Built Environment Fiction Material/Digital Politics/Economics Speculations Technology Writing [key texts]
photo credit: nicolasnova
I’ve spent most of the past month wrestling with the meaning and significance of this book; trying to work out what manner of beast it might be. A challenging task, with cascading revelations. To kick off, three observations:
1. Bruce Sterling is the Chairman – when it comes to his writing, I get all twitchy and excitable, with little possibility of critical distance.
2. Despite that, as a novel, The Caryatids (2009) is a conspicuous failure.
3. And despite this, I rate it as one of the most bold and important books of the last decade.
Caryatids? In classical architecture, a caryatid is a load-bearing pillar carved into a figurative sculpture of a woman. Something like this, from Athens’ Erechtheum:
Sterling’s caryatids are a set of clones, born of and raised by the ubicomp-obsessed widow of a Balkan warlord as tech support for a looming environmental apocalypse:
‘They had been the great septet of caryatids: seven young women, superwomen, cherished and entirely special, designed and created for the single mighty purpose of averting the collapse of the world. They were meant to support and bear its every woe.’ (pp. 18-19)
Personally, this conceit read as nothing so much as an inversion of what-I-knew of Ayn Rand’s Atlas Shrugged (1957), in which all the smart, productive people abscond, triggering societal collapse. In The Caryatids, collapse precedes the titular superwomen, who are created to hold up the world.
In this, Bruce sets up the conditions for a fascinating thought experiment, a microcosm of the whole structure/agency thing. When the girls’ ubicomp-mediated upbringing is interrupted in an attack by Balkan guerillas, the survivors scatter. Like light through a prism, the novel’s trio of genetically-identical protagonists allow Sterling to deploy a strange twist on the three-act narrative, with each chunk representing a single, stand-alone story, or point of inflection.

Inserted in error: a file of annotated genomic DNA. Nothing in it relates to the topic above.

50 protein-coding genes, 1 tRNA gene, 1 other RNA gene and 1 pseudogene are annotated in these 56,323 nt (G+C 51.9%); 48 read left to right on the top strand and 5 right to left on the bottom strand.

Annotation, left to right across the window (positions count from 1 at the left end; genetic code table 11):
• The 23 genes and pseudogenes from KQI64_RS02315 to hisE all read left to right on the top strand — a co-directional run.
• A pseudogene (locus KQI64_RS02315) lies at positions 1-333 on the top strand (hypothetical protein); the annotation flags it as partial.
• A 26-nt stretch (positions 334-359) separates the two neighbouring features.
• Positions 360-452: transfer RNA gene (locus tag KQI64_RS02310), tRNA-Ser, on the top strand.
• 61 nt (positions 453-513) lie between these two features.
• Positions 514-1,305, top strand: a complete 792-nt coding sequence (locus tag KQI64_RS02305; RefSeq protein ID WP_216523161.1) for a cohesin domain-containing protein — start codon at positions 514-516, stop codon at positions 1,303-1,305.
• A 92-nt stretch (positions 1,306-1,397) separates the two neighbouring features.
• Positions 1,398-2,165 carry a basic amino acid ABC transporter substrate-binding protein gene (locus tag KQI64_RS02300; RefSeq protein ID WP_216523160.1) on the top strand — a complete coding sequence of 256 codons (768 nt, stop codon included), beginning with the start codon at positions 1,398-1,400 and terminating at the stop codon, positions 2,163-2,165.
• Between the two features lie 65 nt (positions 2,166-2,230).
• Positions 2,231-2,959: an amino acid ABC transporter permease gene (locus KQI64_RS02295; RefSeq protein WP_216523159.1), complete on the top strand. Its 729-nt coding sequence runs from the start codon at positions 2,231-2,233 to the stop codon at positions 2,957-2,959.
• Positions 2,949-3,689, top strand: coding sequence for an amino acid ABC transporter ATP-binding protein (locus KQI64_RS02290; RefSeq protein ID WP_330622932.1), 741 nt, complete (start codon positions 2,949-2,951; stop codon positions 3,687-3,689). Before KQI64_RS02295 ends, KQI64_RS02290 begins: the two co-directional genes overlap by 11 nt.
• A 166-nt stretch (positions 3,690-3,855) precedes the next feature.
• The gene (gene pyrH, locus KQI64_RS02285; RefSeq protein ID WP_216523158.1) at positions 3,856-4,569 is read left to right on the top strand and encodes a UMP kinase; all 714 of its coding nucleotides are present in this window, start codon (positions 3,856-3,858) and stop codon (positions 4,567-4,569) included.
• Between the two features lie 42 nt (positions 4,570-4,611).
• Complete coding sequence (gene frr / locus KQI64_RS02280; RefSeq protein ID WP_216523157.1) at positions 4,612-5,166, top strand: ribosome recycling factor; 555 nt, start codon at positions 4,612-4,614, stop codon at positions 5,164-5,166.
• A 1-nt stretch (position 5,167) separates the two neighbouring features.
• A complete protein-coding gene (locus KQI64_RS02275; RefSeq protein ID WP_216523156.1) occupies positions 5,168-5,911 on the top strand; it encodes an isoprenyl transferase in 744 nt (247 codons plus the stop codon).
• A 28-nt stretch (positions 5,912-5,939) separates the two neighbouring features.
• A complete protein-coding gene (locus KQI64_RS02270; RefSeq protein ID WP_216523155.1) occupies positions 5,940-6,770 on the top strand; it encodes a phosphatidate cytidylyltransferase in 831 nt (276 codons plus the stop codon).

In embracing this structure, the novel reads like the bastard offspring of Gulliver’s Travels (1726) and Shell’s Signals & Signposts (2011) – some cumbersome and wholly unexpected mix of soap opera, satire, technical manual, and manifesto.
- The first clone-sister, Vera, remains in the Balkans, doing some heavy lifting on an environmental remediation project, under the banner of the Acquis: a post-geographic civil society group populated by anarcho-communist, exoskeleton-clad cyborgs.
- Mila, the second sister, marries into the ‘Family-Firm’, a South Californian mafia, taking in ‘real estate, politics, finance, everyware, retail, water interests … and of course entertainment.’ (p. 92)
- The final clone, Sonja, is a soldier-slash-field-medic in China, ‘the largest and most powerful state left on Earth.’ (p. 185)
Three takes on the apocalypse: cyborg environmentalism, Californian dynasticism, and Statism ‘with Chinese characteristics’. In The Spectre of Ideology (1995), Žižek notes how, from the inside, it often seems…
‘easier to imagine the ‘end of the world’ than the end of than a far more modest change in the mode of production, as if liberal capitalism is the ‘real’ that will somehow survive even under conditions of a global ecological catastrophe.’
In this, The Caryatids seems to have taken Žižek’s words as a direct challenge, with Bruce creating convincing, detailed visions of both. End of the world?
The Caryatids poses a scenario where, by 2060, climate change has resulted in a near-total collapse of state authority, leaving, as Doctorow puts it, ‘a slurry of refugees, rising seas, and inconceivable misery.’ The world as we know it is dead and buried.
Change in the means of production?
Well, none of the scenario-environments Bruce presents can realistically be seen as a continuation of the status quo. The Los Angeles chapter could, perhaps, be seen as a perverse iteration on start-up culture, but there seems to have been enough of a substantive change for it to represent something truly novel.
‘Brilliancy, speed, lightness, and glory‘ is a mantra we find repeated throughout the narrative, echoed by actors and agents from each of the political blocs. Within Acquis society, glory has been framed as the ultimate of virtues: ‘Glory was the source of communion. Glory was the spirit of the corps. Glory was a reason to be.’ (p. 47)
Seen against a background of environmental collapse, these Catholic values conjure some of Bruce’s earlier thoughts on something he dubbed ‘Gothic High-Tech‘:
‘In Gothic High-Tech, you’re Steve Jobs. You’ve built an iPhone which is a brilliant technical innovation, but you also had to sneak off to Tennessee to get a liver transplant because you’re dying of something secret and horrible.
And you’re a captain of American industry. You’re not some General Motors kinda guy. On the contrary, you’re a guy who’s got both hands on the steering wheel of a functional car.